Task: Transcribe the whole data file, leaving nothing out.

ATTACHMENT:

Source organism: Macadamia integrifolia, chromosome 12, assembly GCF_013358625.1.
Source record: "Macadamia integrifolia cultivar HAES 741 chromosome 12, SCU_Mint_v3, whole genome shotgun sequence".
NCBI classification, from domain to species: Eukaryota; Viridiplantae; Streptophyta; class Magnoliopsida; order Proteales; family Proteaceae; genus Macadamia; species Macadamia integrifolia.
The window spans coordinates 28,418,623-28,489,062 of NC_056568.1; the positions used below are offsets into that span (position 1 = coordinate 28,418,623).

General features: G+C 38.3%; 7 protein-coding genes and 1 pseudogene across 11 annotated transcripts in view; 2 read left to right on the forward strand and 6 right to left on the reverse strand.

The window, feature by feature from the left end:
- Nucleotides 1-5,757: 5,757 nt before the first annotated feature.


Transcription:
Source organism: Macadamia integrifolia, chromosome 12, assembly GCF_013358625.1.
Source record: "Macadamia integrifolia cultivar HAES 741 chromosome 12, SCU_Mint_v3, whole genome shotgun sequence".
NCBI classification, from domain to species: Eukaryota; Viridiplantae; Streptophyta; class Magnoliopsida; order Proteales; family Proteaceae; genus Macadamia; species Macadamia integrifolia.
The window spans coordinates 28,418,623-28,489,062 of NC_056568.1; the positions used below are offsets into that span (position 1 = coordinate 28,418,623).

General features: G+C 38.3%; 7 protein-coding genes and 1 pseudogene across 11 annotated transcripts in view; 2 read left to right on the forward strand and 6 right to left on the reverse strand.

The window, feature by feature from the left end:
- Nucleotides 1-5,757: 5,757 nt before the first annotated feature.